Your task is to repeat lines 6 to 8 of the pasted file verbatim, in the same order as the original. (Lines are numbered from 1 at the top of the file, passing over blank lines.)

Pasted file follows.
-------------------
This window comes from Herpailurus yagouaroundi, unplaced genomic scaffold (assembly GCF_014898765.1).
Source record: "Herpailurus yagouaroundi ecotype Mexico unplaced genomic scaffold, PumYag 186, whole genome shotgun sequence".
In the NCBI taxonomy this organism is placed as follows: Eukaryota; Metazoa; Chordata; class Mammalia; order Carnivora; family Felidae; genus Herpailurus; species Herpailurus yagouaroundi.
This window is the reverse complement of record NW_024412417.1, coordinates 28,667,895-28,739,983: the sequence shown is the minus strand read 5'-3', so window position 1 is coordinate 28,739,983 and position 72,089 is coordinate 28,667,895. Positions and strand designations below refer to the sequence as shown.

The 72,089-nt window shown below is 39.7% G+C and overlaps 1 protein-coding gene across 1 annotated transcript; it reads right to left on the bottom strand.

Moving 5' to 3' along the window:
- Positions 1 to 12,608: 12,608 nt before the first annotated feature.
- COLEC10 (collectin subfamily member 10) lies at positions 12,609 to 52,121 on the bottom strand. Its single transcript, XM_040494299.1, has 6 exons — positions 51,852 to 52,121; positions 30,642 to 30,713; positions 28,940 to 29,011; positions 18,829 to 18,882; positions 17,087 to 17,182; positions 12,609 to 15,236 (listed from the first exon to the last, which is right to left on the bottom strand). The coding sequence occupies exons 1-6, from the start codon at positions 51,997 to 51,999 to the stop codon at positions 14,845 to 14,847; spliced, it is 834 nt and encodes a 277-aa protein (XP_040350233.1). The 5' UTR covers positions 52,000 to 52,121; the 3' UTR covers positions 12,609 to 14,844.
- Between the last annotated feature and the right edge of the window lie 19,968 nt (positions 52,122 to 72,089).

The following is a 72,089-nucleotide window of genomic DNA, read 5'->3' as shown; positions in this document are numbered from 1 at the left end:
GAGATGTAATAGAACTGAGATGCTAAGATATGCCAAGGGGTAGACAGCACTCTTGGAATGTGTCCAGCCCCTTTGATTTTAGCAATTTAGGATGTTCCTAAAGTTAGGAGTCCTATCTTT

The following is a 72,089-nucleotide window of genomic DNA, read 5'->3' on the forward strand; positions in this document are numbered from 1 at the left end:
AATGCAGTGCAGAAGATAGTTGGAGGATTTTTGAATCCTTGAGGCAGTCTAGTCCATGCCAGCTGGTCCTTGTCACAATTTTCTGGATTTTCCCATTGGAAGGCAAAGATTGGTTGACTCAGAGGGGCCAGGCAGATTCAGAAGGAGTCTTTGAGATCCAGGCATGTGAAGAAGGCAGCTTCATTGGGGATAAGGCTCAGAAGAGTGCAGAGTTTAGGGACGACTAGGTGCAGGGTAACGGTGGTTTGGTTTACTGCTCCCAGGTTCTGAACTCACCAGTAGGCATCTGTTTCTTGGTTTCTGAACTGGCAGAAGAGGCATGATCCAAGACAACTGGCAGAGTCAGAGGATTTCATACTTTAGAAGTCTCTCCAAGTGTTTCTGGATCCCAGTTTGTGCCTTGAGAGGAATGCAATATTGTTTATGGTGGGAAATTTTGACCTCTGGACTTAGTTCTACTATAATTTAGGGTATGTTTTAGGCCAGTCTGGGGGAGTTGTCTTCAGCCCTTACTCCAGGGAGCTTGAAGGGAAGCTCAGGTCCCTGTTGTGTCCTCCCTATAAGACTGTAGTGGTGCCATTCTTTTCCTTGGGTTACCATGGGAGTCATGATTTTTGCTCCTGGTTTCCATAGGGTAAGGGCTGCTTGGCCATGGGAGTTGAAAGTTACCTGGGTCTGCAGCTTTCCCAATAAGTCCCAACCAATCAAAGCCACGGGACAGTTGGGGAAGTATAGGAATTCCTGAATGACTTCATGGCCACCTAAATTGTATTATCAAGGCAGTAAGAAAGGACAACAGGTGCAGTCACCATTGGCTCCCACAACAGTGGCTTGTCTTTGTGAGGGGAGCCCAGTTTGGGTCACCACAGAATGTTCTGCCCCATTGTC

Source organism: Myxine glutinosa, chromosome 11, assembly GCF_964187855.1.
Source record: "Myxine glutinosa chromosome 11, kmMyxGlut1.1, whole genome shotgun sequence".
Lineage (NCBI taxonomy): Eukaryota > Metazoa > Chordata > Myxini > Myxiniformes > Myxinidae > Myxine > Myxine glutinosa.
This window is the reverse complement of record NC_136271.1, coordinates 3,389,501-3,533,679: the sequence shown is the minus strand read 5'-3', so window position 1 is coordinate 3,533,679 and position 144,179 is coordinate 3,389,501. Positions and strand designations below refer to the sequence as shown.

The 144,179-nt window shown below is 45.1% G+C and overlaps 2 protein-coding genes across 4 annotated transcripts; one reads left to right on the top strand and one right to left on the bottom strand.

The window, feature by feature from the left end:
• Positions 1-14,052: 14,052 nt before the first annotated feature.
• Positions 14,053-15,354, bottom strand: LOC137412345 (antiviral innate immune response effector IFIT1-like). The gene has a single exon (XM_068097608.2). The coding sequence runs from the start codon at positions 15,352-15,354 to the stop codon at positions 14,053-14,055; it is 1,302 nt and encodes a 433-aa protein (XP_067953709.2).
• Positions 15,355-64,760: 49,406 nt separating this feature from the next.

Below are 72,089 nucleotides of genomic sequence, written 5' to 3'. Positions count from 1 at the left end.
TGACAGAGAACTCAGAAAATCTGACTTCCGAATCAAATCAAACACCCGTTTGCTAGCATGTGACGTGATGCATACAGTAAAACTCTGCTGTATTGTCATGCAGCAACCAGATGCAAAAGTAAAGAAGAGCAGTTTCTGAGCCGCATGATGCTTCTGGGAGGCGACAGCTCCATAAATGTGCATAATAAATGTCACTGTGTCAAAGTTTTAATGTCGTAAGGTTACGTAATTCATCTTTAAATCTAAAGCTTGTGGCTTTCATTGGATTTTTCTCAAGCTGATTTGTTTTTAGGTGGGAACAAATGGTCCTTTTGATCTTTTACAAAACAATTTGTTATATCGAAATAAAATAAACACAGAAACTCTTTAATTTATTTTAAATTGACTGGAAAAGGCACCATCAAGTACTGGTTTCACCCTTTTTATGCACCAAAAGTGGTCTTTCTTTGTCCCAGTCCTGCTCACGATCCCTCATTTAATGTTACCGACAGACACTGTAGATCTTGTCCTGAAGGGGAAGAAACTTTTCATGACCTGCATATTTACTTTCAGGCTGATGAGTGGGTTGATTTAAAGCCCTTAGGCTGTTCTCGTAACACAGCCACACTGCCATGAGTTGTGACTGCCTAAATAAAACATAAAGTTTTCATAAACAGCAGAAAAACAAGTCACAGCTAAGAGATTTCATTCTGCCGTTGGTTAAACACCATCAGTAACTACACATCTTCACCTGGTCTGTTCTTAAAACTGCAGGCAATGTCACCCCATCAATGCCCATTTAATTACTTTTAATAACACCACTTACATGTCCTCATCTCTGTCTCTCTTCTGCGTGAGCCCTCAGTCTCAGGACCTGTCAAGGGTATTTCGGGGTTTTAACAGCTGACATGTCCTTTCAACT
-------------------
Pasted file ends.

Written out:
Moving 5' to 3' along the window:
- Positions 1 to 12,608: 12,608 nt before the first annotated feature.
- COLEC10 (collectin subfamily member 10) lies at positions 12,609 to 52,121 on the bottom strand. Its single transcript, XM_040494299.1, has 6 exons — positions 51,852 to 52,121; positions 30,642 to 30,713; positions 28,940 to 29,011; positions 18,829 to 18,882; positions 17,087 to 17,182; positions 12,609 to 15,236 (listed from the first exon to the last, which is right to left on the bottom strand). The coding sequence occupies exons 1-6, from the start codon at positions 51,997 to 51,999 to the stop codon at positions 14,845 to 14,847; spliced, it is 834 nt and encodes a 277-aa protein (XP_040350233.1). The 5' UTR covers positions 52,000 to 52,121; the 3' UTR covers positions 12,609 to 14,844.